How does glyphosate effect our health?
Glyphosate is a broad-spectrum herbicide used to kill weeds which works by inhibiting an enzyme found in plants. There are around 200 products containing glyphosate registered for use in Australia. Glyphosate has been registered for use for over 40 years.
It’s probably in our garage and on our lawn.
And it’s used on nearly every orchards, vineyards, and plantation crops. But what risks does it pose?
An international agency declared glyphosate, the primary ingredient in the popular product Roundup, a “probable human carcinogen.” The weed killer also has made recent headlines for its widespread use on genetically modified seeds and research that links it to antibiotics resistance and hormone disruption. Several governments are planning to restrict its use.
So what do we know about glyphosate? How Is Glyphosate Used?
Introduced commercially by Monsanto in 1974, glyphosate kills weeds by blocking proteins essential to plant growth. It is now used in more than 160 countries.
Glyphosate, often sold under the brand name Roundup, is probably in our garage or shed because it’s the second most widely used lawn and garden weed killer.
These products have been promoted as easy-to-use and effective on poison ivy, kudzu, dandelions, and other weeds.
Its use skyrocketed after seeds were genetically engineered to tolerate the chemical, because these seeds produce plants that are not killed by glyphosate.
Farmers can apply the weed killer to entire fields without worrying about destroying crops.
There is no information on how much people are exposed to from using it in their yards, living near farms or eating foods from treated fields.
Glyphosate also was found in about 70 percent of rainfall samples. It “attaches pretty firmly to soil particles” that are swept off farm fields then stay in “the atmosphere for a relatively long time until they dissolve off into water,” says Capel, an adjunct associate professor in the University’s Department of Civil Engineering.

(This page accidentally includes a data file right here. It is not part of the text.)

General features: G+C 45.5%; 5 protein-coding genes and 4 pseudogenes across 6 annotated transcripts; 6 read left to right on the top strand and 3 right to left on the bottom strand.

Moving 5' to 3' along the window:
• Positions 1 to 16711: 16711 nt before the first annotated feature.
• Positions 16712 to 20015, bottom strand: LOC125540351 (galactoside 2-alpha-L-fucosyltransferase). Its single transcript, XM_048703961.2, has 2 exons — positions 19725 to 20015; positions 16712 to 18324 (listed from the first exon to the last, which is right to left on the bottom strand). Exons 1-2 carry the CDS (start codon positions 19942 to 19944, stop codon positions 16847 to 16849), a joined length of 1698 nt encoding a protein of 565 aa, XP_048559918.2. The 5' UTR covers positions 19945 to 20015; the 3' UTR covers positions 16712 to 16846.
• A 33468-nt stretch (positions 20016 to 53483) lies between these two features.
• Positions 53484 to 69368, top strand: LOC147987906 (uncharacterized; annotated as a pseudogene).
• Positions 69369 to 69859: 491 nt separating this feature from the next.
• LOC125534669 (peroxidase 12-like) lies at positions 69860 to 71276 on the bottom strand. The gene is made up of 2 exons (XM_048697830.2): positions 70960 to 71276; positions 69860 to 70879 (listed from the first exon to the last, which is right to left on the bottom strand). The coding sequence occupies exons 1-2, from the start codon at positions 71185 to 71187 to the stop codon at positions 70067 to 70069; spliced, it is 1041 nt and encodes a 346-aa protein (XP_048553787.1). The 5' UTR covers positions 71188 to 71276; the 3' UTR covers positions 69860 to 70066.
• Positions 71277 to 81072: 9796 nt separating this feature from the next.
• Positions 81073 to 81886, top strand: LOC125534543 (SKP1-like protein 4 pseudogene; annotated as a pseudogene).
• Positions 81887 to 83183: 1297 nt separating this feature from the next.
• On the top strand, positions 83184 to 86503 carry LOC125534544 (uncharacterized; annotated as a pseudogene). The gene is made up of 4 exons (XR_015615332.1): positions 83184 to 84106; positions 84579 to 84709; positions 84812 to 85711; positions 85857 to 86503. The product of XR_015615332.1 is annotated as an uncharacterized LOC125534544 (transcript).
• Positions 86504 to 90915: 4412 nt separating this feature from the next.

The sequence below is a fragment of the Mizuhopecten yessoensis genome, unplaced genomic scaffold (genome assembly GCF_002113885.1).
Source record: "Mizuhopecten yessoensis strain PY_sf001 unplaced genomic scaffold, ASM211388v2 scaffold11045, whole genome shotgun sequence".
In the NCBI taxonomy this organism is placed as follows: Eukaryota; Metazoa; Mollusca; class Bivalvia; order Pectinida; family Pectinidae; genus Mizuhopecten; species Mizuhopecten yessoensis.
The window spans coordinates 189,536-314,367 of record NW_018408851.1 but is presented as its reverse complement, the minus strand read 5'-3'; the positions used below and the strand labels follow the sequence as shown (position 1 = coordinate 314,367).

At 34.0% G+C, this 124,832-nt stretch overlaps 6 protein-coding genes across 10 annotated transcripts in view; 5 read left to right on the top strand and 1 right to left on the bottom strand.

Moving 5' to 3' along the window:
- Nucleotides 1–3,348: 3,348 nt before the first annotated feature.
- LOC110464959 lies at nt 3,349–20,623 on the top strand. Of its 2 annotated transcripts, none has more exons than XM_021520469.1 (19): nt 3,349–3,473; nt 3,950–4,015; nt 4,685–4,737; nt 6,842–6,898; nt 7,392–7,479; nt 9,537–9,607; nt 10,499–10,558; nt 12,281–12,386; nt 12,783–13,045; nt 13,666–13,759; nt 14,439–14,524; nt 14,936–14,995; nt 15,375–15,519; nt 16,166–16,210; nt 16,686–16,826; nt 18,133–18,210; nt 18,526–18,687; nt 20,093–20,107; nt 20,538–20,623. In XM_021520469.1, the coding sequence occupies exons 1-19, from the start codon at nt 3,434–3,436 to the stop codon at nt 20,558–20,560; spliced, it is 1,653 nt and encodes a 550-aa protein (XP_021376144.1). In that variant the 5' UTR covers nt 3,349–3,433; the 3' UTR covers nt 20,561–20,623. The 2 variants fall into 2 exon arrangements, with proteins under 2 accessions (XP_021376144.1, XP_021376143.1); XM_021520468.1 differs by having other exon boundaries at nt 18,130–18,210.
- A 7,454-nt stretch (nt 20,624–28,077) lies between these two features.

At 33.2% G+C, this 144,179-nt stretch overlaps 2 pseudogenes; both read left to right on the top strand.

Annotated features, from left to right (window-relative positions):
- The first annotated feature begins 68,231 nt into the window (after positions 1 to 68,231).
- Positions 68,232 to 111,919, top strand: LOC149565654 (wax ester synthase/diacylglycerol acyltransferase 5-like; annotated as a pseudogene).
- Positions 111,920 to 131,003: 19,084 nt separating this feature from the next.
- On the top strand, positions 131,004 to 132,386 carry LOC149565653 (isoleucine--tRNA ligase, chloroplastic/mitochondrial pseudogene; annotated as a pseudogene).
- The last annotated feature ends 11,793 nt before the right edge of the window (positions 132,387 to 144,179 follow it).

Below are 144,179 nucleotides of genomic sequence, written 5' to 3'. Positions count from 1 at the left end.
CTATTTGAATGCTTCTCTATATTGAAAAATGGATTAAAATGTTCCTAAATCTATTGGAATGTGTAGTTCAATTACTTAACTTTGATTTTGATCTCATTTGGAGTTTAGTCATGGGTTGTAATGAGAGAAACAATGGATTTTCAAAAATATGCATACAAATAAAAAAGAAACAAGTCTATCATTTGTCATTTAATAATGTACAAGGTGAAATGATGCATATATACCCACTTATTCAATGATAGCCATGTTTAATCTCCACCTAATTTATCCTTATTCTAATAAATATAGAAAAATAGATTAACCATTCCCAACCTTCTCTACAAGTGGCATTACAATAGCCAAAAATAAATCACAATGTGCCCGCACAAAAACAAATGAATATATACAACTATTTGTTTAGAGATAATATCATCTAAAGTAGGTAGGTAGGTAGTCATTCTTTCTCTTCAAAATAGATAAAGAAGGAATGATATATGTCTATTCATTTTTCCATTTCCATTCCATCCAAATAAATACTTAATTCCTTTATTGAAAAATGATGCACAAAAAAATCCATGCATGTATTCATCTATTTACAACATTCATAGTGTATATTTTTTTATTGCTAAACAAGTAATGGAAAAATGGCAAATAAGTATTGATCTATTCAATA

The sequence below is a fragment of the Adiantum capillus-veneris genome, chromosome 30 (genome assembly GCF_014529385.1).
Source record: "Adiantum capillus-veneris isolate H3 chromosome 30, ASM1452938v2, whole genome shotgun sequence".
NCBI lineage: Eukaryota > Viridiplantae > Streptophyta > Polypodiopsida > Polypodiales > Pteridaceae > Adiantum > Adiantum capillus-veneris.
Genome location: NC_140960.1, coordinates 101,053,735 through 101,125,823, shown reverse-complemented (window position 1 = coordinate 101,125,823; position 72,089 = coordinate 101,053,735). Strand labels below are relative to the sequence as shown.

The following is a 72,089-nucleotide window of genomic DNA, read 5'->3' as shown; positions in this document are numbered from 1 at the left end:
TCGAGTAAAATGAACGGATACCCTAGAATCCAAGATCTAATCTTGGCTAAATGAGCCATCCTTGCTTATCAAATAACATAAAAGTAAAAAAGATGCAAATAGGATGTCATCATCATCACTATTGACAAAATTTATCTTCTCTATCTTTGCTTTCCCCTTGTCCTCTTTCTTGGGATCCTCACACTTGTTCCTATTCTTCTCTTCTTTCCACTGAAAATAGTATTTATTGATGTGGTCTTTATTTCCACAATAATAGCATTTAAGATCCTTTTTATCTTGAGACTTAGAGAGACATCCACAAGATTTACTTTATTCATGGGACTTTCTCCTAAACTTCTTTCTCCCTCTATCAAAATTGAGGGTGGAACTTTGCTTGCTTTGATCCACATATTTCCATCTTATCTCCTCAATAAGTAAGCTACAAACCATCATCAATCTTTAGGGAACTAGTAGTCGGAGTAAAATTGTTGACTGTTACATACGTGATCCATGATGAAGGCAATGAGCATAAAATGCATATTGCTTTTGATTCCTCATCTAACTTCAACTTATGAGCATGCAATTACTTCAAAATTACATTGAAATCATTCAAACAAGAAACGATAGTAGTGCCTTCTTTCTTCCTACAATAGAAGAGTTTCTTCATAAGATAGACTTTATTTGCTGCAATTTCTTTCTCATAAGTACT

What about Exposure Through Food?
Before genetically engineered crops, glyphosate residues in food were considered unlikely, says Charles Benbrook, research professor at Washington State University’s Centre for Sustaining Agriculture and Natural Resources. But since about 2005, pre-harvest use of glyphosate “results in very high residues,” he says. Traces were found in 90 percent of 300 soybean samples.
What is known About Effects on Human Health?
The U.S. Environmental Protection Agency had determined that the science “does not provide evidence to show that glyphosate causes cancer.”
But now the EPA says it will analyse new findings by the UN’s International Agency for Research on Cancer or IARC, which declared in March that glyphosate probably raises the risk of cancer in people exposed.
The UN agency based its decision on human, animal, and cell studies, says National Cancer Institute scientist emeritus, Aaron Blair who chaired the IARC review committee.
The studies found glyphosate in farm workers’ blood and urine, chromosomal damage in cells, increase risks of digestive problems, increased risks of neurological diseases in people exposed, and tumour formation in some animal studies. (1) (2)
The big unanswered question is the potential health effect of low levels over extended periods of time.
Monsanto called the IARC conclusion “inconsistent with decades of ongoing comprehensive safety assessments.” One study suggests that glyphosate may affect pathogens such as Salmonella in ways that can contribute to antibiotic resistance. Other recent research suggests it can interfere with hormones.
Where Does This Leave Us?
The EPA is reviewing its approved uses of glyphosate and expects to release a preliminary assessment of the human health risk later this year. This is expected to include new restrictions.
Meanwhile, Sri Lanka, alarmed by suspected links to kidney diseases has banned it.(3)
Brazil is considering a similar move. Mexico and the Netherlands have imposed new restrictions, and Canada has just begun a process to consider new rules.
1.- Samsel A, Seneff S. Glyphosate, pathways to modern diseases III: Manganese, neurological diseases, and associated pathologies. Surg Neurol Int. 2015 Mar 24;6:45. doi: 10.4103/2152-7806.153876. eCollection 2015. PubMed PMID: 25883837; PubMed Central PMCID: PMC4392553. http://www.ncbi.nlm.nih.gov/pmc/articles/PMC4392553/
2. - Samsel A, Seneff S. Glyphosate, pathways to modern diseases II: Celiac sprue and gluten intolerance. Interdiscip Toxicol. 2013 Dec;6(4):159-84. doi: 10.2478/intox-2013-0026. Review. PubMed PMID: 24678255; PubMed Central PMCID: PMC3945755. http://www.ncbi.nlm.nih.gov/pmc/articles/PMC3945755/
3. - Jayasumana C, Gunatilake S, Siribaddana S. Simultaneous exposure to multiple heavy metals and glyphosate may contribute to Sri Lankan agricultural nephropathy. BMC Nephrol. 2015 Jul 11;16:103. doi: 10.1186/s12882-015-0109-2. PubMed PMID: 26162605; PubMed Central PMCID: PMC4499177. http://www.ncbi.nlm.nih.gov/pmc/articles/PMC4499177/